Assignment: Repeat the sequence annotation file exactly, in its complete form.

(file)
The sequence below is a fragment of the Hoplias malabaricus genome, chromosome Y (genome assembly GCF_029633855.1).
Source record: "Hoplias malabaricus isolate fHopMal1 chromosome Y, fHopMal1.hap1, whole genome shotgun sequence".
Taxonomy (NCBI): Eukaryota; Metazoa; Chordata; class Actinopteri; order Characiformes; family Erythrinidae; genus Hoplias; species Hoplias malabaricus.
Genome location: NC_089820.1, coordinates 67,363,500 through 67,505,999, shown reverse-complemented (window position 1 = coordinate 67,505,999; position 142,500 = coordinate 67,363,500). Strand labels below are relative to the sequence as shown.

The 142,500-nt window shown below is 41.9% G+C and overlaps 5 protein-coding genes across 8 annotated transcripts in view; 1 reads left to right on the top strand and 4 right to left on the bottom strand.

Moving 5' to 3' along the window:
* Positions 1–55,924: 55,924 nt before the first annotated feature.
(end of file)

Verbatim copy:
The sequence below is a fragment of the Hoplias malabaricus genome, chromosome Y (genome assembly GCF_029633855.1).
Source record: "Hoplias malabaricus isolate fHopMal1 chromosome Y, fHopMal1.hap1, whole genome shotgun sequence".
Taxonomy (NCBI): Eukaryota; Metazoa; Chordata; class Actinopteri; order Characiformes; family Erythrinidae; genus Hoplias; species Hoplias malabaricus.
Genome location: NC_089820.1, coordinates 67,363,500 through 67,505,999, shown reverse-complemented (window position 1 = coordinate 67,505,999; position 142,500 = coordinate 67,363,500). Strand labels below are relative to the sequence as shown.

The 142,500-nt window shown below is 41.9% G+C and overlaps 5 protein-coding genes across 8 annotated transcripts in view; 1 reads left to right on the top strand and 4 right to left on the bottom strand.

Moving 5' to 3' along the window:
* Positions 1–55,924: 55,924 nt before the first annotated feature.